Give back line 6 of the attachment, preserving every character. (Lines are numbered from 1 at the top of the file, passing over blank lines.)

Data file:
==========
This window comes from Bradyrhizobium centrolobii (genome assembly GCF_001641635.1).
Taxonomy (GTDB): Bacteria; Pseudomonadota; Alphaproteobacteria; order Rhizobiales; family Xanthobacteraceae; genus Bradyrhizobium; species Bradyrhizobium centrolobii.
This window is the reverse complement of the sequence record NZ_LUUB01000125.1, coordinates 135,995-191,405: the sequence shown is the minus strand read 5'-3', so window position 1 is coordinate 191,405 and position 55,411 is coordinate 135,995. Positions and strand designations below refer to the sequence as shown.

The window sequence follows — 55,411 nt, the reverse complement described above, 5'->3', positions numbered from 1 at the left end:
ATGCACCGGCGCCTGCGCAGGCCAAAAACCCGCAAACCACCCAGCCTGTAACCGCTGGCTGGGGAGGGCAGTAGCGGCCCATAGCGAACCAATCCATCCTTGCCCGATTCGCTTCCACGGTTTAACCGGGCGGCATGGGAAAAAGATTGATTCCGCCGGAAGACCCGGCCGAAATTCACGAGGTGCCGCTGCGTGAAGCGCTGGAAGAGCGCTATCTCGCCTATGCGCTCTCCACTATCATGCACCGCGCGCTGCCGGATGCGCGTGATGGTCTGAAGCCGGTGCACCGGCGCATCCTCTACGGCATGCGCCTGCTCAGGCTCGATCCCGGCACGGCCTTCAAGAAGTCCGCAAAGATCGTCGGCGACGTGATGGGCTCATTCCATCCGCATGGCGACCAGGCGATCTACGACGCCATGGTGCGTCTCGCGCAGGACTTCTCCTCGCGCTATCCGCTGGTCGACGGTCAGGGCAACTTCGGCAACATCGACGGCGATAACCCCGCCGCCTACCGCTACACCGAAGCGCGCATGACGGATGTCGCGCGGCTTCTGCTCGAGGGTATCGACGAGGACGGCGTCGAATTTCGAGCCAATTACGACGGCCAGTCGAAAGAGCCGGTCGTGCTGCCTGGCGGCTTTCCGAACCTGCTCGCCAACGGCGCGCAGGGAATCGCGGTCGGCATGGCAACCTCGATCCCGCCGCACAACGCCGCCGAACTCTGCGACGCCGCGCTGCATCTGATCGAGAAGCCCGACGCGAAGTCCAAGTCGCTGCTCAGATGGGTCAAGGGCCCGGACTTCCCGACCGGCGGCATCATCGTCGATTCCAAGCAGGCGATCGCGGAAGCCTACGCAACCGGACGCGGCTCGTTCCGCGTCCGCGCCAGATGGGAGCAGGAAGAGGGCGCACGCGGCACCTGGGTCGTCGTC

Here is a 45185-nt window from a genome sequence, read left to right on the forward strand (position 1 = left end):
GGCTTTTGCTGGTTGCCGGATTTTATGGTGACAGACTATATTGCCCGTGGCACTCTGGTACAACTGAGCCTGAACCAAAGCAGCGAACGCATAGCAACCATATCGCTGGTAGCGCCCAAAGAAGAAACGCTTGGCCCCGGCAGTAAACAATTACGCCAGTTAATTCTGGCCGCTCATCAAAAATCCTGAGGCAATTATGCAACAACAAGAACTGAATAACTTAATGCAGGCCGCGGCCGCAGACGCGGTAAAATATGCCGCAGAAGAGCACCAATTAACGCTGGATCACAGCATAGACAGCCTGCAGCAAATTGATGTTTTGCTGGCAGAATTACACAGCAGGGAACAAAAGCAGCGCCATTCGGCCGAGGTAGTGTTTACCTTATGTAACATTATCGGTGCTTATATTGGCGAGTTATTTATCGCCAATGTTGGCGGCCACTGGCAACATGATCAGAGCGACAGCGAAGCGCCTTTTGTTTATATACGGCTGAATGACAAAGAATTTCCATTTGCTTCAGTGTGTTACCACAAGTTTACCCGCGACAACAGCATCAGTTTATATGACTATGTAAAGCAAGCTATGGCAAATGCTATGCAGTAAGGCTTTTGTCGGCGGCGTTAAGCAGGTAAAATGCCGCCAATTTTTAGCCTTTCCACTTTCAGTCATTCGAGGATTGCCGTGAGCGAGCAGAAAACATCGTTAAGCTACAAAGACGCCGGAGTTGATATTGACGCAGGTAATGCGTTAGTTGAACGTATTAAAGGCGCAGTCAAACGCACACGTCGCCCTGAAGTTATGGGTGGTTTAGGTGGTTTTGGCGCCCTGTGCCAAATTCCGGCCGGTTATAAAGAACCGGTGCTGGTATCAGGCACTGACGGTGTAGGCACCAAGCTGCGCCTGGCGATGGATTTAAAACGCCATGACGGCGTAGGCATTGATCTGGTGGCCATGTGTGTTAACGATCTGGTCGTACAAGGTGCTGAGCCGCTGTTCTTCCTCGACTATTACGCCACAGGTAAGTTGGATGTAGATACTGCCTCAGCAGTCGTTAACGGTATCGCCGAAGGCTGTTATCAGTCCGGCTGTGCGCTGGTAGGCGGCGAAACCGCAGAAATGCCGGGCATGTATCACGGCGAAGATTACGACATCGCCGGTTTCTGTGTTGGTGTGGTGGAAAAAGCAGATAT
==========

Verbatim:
Here is a 45185-nt window from a genome sequence, read left to right on the forward strand (position 1 = left end):